After studying Art History, English and History for her Bachelor of Arts at The Australian National University (ANU), Samantha Littley completed a Post-graduate Diploma in Cultural Heritage Management at the University of Canberra, while working as an Assistant Curator in the Art Section of the Australian War Memorial. Her diverse career has included roles as Public Programs Officer at the National Gallery of Australia; Research Assistant in the Australian Art Program at the Centre for Cross-Cultural Research, ANU; and Exhibitions Officer at the Newcastle Region Art Gallery. Prior to her current position as Curator, UQ Art Museum, Samantha was, for seven years, Curator of Australian Art to 1970 at the Queensland Art Gallery | Gallery of Modern Art (QAGOMA). We talked to her about the varied aspects of curatorial work and her advice for students heading towards this career path.
Q: Many people would relate to the role of a curator in developing and implementing an exhibition, but can you expand a little on the breadth of work you undertake as a curator at an art museum?
A: Curatorial work incorporates a wide range of responsibilities. Beyond the scholarship and research that underpins exhibitions and the writing through which these ideas are communicated, there is the work of collection building. This involves an understanding of the art history, contemporary practice and the art market, an appreciation of aesthetic quality, and knowledge of the collection for which you are custodian. On a more practical level, the job involves a surprising amount of administration, and requires good attention to detail. A lot of work goes into sourcing artworks for exhibitions, for example, and to ensuring that the information included in printed material, like exhibition catalogues, is accurate. You have to be creative and meticulous.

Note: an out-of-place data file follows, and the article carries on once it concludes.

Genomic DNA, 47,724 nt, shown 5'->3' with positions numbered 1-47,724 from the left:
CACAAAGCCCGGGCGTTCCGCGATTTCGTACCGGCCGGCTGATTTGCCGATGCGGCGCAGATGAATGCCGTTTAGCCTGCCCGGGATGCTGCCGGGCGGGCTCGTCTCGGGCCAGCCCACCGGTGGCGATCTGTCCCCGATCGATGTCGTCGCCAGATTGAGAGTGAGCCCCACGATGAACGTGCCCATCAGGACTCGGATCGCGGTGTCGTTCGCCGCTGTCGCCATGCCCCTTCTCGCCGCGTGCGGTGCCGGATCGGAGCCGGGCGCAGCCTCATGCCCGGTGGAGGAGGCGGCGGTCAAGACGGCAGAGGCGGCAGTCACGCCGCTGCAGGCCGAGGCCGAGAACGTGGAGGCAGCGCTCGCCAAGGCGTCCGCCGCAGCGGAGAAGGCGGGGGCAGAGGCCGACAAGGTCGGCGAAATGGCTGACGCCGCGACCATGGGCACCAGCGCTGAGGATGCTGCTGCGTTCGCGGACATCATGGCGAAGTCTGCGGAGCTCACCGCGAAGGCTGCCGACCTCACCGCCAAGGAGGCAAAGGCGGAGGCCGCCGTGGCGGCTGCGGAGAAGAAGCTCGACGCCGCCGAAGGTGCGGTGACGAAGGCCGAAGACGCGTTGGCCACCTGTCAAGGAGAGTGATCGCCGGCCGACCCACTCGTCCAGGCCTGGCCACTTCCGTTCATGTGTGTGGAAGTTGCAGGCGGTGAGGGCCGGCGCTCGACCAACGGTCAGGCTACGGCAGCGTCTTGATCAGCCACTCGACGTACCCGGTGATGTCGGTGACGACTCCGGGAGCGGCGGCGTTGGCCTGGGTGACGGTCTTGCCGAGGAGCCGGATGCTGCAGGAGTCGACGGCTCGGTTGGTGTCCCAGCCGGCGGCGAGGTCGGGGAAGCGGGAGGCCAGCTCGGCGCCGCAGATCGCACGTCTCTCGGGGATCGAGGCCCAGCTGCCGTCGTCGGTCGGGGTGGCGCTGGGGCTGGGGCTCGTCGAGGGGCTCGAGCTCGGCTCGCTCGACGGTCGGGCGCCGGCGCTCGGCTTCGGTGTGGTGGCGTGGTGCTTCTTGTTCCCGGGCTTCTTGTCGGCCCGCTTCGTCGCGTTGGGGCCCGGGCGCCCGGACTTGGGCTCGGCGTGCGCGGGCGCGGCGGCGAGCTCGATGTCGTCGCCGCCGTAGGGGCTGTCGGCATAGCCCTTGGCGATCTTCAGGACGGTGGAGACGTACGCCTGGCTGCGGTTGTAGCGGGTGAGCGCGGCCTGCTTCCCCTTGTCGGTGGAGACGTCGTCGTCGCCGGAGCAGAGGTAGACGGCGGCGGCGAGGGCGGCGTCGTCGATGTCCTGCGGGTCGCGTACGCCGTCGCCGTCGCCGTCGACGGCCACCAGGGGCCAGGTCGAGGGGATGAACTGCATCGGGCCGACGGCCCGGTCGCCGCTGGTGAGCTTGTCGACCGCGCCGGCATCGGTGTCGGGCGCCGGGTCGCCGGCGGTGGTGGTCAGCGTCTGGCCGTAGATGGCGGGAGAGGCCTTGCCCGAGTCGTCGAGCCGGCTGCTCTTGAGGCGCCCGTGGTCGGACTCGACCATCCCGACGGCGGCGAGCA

Q: Has there been a particularly memorable exhibition you’ve worked on during your career?
A: When I was at QAGOMA, I was fortunate enough to curate a retrospective of the work of Queensland artist Kenneth Macqueen, who was a leading Australian Modernist and the most distinctive watercolourist of his generation. Making it Modern: The watercolours of Kenneth Macqueen (2007–2008) was the most extensive display of the artist’s work to date. It attracted audiences from interstate and across Queensland, particularly people from the Darling Downs where Macqueen lived and worked. It was wonderful to be able to establish the important role he played in promoting a new, Modern vision of the Australian landscape in the period following World War I. Since working at the UQ Art Museum, I’ve been privileged to have the opportunity to work with a number of important contemporary artists including Danie Mellor and Peter Hennessey. As with the Macqueen exhibition, Peter Hennessey: Making it real (2015) involved original research, which is always fulfilling.
Q: At UQ Art Museum, you work alongside university students, teaching, guiding and providing practical experiences in the museum – are there particular skills critical to performing curatorial work that you help students to develop?
A: It’s very rewarding to work with the next generation of art museum professionals and to foster the students’ confidence and enthusiasm for this work. There is no mystique to being a good curator, despite what some might have you believe. It helps to have a good aesthetic sense, as I’ve mentioned, but this can be developed through sustained and focussed looking. It’s important to visit exhibitions and talk with artists, and to continue your self-education by reading journals and catalogues. A fervour for research and writing is essential. It’s the bread and butter of the job.
Q: The curatorial field in Australia is a competitive one. What advice do you have for students looking to forge a career in this area and are there multiple pathways and entry points into the field?
A: In the first lecture of my Post-graduate Diploma we were told how narrow the field was, and how few of us could expect to gain employment in the industry. My first thought was ‘I’m going to be one of them’. That was in the 1990s and the profession has become even more competitive since then. You have to be completely committed and be willing to move across into other areas as opportunities arise. My work in public programs has given me a healthy respect for audiences, while the time I spent concentrating on research and writing at the ANU built skills that have made me a more considered curator. Everything you do teaches you something, especially if you look for ways to apply it. Develop your skill base and keep your eye on the prize.
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